Chris: “altogether calmer and all the better for it.”

    But maybe not when Labour are still churning out the soundbites and the BBC gleefully running with them.

  • Frank P

    Good game plan, Rhoda; but as you say, the current score probably indicates that it is too late. He could never catch up before the final whistle, particularly as most of his forward line are playing for the other side.
    Three more years (maybe) of swingeing cuts, necessitated by the Blair/Brown treasonous administrations, followed by years of equally disastrous policies from the Milibrat and his Marxist mob. That’s what’s in store for us. Perhaps we should emigrate to Libya, following NATO and the EU’s miracle liberation and the successful democracy that will surely follow, according to Billy Vague. Could make a few bob helping with the ‘reconstruction’, NATO Demolitions Inc. have already cleared the site. Cheap concrete – the sand is already there in abundance. Foreign labour is a bit thin on the ground these days, though.

  • Hard Heartless Perry

    Although I have never used the term, I believe the saying ‘ Same old, same old might be appropriate here, – and in any case, what would the Lib-Lab-H2B Alliance have to offer that was in any way original or helpful?

  • Chris lancashire

    Nearly agreed with Rhoda for the second time in a week – except for the last para. Cameron’s premiership has already been a lot lower profile than Brown and Blair before him (thank goodness). No weekly “eye-catching initiatives”, not many catchy soundbites (“stakeholder societies”, “prudent for a purpose” – I’ll give you “broken Britain”) – altogether calmer and all the better for it.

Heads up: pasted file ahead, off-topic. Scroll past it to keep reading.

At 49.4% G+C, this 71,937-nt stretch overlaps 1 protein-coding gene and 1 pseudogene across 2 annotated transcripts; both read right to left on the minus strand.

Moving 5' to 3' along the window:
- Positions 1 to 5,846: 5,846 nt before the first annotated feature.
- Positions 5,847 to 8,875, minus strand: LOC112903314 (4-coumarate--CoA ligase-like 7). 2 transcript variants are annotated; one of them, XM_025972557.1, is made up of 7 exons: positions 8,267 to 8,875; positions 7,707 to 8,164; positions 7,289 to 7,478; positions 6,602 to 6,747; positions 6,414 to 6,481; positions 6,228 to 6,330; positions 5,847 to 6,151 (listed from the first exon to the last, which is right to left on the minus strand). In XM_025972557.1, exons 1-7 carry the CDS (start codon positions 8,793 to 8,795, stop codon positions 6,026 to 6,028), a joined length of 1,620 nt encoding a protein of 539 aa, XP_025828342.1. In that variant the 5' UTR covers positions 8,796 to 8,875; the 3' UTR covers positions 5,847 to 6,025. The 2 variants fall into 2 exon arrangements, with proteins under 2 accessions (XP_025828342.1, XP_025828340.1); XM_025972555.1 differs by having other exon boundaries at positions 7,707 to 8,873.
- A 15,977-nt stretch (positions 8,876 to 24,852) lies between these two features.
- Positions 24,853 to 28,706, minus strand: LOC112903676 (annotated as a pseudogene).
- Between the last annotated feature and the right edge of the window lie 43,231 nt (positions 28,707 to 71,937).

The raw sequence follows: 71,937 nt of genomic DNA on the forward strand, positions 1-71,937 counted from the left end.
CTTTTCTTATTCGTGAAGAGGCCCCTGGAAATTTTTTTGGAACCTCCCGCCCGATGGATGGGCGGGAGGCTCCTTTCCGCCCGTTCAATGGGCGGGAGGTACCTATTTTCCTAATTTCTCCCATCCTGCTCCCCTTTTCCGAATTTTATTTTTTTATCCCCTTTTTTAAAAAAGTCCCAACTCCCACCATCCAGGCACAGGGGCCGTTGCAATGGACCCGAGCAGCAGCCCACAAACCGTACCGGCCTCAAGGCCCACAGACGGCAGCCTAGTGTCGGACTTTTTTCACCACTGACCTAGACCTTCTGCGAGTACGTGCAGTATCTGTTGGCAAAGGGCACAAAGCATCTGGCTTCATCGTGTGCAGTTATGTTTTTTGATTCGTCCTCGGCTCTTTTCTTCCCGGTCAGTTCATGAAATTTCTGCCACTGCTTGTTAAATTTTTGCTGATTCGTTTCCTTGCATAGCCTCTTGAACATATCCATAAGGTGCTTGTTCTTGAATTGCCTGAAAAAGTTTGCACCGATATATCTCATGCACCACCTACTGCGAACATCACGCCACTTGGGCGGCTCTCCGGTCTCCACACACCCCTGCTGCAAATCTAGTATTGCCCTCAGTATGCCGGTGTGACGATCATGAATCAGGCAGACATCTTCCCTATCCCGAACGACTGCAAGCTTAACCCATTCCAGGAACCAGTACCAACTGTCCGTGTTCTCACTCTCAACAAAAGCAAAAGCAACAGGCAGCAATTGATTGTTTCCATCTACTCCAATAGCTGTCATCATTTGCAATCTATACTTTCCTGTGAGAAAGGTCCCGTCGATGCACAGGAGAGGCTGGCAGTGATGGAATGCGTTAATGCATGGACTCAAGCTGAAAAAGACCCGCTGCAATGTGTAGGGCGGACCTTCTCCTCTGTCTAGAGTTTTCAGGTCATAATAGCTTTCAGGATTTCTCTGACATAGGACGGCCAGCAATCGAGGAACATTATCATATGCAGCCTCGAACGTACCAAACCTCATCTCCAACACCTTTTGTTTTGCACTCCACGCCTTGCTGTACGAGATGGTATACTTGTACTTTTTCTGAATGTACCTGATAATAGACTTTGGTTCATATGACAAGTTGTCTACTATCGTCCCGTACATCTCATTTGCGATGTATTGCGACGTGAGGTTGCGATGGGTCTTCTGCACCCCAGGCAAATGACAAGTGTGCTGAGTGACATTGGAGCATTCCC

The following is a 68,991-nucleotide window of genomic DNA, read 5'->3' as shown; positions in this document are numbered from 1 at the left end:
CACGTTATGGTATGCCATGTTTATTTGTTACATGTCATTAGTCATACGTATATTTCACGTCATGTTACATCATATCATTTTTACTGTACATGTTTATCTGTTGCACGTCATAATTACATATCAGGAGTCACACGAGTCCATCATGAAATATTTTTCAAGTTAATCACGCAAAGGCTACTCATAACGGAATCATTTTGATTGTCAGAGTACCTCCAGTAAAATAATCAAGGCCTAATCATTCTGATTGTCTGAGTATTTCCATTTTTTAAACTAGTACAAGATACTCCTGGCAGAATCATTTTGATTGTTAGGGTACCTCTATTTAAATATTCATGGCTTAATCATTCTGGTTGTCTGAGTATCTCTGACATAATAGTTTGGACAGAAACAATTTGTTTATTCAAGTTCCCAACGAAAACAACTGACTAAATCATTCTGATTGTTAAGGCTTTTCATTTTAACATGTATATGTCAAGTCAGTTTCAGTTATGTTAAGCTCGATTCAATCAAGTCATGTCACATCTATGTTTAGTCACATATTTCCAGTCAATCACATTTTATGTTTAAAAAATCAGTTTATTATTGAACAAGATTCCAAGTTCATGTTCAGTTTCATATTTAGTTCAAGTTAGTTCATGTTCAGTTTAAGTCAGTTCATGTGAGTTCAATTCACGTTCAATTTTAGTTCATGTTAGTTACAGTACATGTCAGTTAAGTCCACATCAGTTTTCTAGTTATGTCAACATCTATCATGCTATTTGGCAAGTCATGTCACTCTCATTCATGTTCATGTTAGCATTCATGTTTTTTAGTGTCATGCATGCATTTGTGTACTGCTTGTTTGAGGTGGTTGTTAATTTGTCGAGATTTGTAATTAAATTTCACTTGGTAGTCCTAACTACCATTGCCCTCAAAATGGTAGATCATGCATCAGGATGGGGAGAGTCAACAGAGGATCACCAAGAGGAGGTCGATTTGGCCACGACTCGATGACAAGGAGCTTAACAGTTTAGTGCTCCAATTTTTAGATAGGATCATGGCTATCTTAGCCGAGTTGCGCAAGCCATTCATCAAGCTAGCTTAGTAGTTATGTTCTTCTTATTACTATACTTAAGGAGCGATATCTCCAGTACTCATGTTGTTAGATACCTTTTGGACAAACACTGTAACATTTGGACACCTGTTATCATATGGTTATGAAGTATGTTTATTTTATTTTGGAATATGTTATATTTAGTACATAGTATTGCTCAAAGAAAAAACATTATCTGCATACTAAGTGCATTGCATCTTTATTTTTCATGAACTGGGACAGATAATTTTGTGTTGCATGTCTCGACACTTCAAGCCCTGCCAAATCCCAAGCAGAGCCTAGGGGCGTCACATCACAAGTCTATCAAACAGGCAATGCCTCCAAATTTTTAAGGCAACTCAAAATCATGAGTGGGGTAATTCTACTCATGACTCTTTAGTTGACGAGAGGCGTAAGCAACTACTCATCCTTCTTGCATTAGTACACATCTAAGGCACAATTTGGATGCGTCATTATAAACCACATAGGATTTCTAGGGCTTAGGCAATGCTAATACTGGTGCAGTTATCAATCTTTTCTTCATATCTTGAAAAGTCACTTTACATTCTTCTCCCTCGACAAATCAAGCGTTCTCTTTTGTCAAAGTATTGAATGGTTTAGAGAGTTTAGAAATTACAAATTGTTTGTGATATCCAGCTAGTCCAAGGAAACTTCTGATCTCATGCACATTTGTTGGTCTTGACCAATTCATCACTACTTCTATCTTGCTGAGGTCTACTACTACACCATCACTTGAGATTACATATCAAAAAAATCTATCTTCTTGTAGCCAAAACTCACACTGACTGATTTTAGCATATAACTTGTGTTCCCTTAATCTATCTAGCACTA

• Dennis Churchill

    Rhoda Klapp
    August 31st, 2011 9:26am
    The BBC is a disgrace and needs to be tackled as a matter of urgency. This is best done directly rather than in a polite and ineffective manner. If they are looking for savings sell parts of it off and set up an Inquiry into alternative funding if the majority are found to want to keep a State Broadcaster.

  • 2trueblue

    Fergus, what he can do is repeat the facts, that Liebore destroyed this country. There is enough out there for him to use but he does none of it. When Dumbleby cuts across the tories tthey let it go and Liebore carry on. They are losing the game, and that is what it is to Liebore, The BBC, Sky, et al. Call it, and continue to call it.